By the time 'Divorce Without Pain' were involved, the working relationship between Andrew and Samantha was at an all-time low. Both were distrustful of the other, and following rather acrimonious solicitors' letters, they were unable to communicate. They had arrived at a stage where child care duties were being apportioned, but the arrangement was far from smooth. Neither wanted to attend a joint mediation meeting - they simply wanted to procure the best outcome without going to court.
Accordingly, both had separate appointments with the same facilitator to discuss the issues. The meetings were relaxed and informative, the facilitator being asked to share experience and to take a proactive role. The facilitator took the view that if the issue of housing could be resolved, the remaining options for child care would be simplified. On the respective incomes, taking into account a proper forecast of outgoings, it was apparent that Andrew's wish to retain their home was impossible. A court would have required a sale with equity release to both parties. This was a difficult decision for Andrew, but one which he realised was inevitable when faced with reality-checking the figures. Whilst Samantha earned more than Andrew, the difference in earning capacity was unlikely to result in either a smaller share of equity or spousal maintenance. The only factor that may have resulted in different shares of capital would have been an unmet obligation on one parent to provide a principal home for the children.
Having negotiated the hurdle of selling the home, it was clear that both parties would need their own accommodation. Mindful of the risks of moving away from the catchment area of the school and nursery, both Andrew and Samantha concluded that they would each seek to buy a smaller property in the locality. There was sufficient equity for this to happen, assuming they chose with care and took older properties. The facilitator helped each to identify a budget for purchase and to collaborate on marketing the existing home. Special interim arrangements were put in place should either party be unable to match an agreed completion date.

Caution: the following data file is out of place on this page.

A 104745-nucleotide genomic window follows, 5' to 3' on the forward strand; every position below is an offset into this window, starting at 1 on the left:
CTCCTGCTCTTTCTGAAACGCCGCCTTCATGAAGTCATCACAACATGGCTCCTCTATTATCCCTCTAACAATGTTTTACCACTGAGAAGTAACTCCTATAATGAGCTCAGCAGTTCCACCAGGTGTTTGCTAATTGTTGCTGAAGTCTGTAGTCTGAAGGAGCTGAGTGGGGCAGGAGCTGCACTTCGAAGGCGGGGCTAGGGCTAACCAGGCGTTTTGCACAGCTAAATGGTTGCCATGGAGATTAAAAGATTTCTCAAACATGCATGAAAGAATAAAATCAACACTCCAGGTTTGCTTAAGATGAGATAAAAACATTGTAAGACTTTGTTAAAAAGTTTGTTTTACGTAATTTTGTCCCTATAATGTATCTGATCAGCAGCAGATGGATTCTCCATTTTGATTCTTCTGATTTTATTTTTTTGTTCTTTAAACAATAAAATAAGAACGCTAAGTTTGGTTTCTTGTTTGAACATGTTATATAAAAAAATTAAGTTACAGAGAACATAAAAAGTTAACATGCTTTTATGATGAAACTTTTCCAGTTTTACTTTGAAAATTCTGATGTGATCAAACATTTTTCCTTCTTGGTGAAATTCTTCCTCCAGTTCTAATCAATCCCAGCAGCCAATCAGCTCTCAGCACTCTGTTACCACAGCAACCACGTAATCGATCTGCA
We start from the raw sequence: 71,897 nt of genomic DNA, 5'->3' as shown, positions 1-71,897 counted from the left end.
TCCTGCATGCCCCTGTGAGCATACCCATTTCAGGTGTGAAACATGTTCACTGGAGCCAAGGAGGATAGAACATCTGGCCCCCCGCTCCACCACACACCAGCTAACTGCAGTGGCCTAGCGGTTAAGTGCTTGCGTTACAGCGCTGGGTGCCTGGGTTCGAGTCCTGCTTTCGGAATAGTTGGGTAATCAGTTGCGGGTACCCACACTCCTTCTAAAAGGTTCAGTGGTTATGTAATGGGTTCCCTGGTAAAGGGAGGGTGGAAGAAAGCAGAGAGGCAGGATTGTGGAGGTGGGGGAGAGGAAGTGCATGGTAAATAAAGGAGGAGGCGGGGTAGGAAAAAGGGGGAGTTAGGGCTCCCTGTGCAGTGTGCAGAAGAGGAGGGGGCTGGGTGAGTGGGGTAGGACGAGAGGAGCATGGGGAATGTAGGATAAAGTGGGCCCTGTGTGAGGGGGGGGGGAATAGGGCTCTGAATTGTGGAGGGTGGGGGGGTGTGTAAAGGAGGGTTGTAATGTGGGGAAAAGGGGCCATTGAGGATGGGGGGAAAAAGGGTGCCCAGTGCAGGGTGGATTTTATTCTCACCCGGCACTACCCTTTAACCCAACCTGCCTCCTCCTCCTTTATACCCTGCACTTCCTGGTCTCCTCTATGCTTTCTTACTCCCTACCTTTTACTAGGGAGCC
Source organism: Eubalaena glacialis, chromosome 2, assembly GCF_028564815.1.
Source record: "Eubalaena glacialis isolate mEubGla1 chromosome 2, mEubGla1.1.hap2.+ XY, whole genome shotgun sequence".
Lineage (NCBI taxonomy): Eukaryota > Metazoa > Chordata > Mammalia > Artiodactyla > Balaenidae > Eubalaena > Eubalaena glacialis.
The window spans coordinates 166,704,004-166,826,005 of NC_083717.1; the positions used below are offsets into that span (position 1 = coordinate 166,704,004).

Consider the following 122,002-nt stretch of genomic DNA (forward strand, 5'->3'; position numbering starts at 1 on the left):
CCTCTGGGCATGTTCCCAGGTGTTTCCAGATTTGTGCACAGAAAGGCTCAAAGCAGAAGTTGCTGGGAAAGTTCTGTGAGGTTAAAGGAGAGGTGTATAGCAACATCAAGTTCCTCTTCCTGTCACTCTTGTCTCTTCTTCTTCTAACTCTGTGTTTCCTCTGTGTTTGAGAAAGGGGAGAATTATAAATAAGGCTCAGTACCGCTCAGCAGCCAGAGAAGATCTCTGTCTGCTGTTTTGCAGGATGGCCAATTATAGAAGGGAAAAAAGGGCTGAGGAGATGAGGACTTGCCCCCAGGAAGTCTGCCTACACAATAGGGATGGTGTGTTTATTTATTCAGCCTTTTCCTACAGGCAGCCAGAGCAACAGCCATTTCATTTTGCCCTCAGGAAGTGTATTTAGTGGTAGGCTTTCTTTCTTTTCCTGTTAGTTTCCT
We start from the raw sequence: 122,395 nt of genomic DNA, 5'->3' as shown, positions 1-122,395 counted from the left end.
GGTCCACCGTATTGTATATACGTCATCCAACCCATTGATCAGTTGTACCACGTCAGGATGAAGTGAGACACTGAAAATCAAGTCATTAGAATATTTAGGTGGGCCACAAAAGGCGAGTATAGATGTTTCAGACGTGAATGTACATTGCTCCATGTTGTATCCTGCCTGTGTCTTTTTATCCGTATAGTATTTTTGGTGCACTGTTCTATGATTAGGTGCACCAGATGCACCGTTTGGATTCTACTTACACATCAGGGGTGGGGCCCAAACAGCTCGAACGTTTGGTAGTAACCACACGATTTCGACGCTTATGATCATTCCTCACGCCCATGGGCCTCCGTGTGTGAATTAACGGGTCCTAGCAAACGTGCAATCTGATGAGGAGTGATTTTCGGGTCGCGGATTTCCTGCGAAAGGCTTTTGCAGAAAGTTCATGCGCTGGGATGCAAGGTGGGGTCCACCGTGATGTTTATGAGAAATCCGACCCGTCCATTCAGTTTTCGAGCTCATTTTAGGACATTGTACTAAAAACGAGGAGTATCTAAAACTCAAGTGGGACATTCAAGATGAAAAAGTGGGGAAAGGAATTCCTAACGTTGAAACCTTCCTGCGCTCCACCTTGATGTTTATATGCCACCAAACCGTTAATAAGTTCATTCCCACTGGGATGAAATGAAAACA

On the basis that neither Andrew or Samantha were confident that they could obtain sole residence of the children, a shared residence arrangement was facilitated under which the children spent broadly equal amounts of time with each parent in that parent's new home. The arrangement was skilfully conceived - simple to understand and operate, giving both parents time with the children alternate weekends, and reducing the hand-over meetings. In the course of the facilitation it became clear that Samantha and Andrew's mother Sheila could work together, and so it was arranged that all hand-overs that did not occur after school would take place at Sheila and David's home, reducing the emotional pressure on the parties. Samantha and Sheila were able to agree other arrangements concerning the continuation of child care, and Sheila agreed to take the communication role between the parties.
Both Andrew and Samantha considered the arrangement to be a success. They felt that this was an option that would not have been open to them had they continued with a court case. Both were aware that they had made compromises of their expectations, but valued the consequence of this from the children's point of view. The total cost to each party was £1,500. In contrast, this level of expenditure would not have taken the parties to a first appointment in financial remedy proceedings. A loss for the lawyers, but a win for Andrew, Samantha, Sheila, David and the children Jennifer, Antonia and Toby.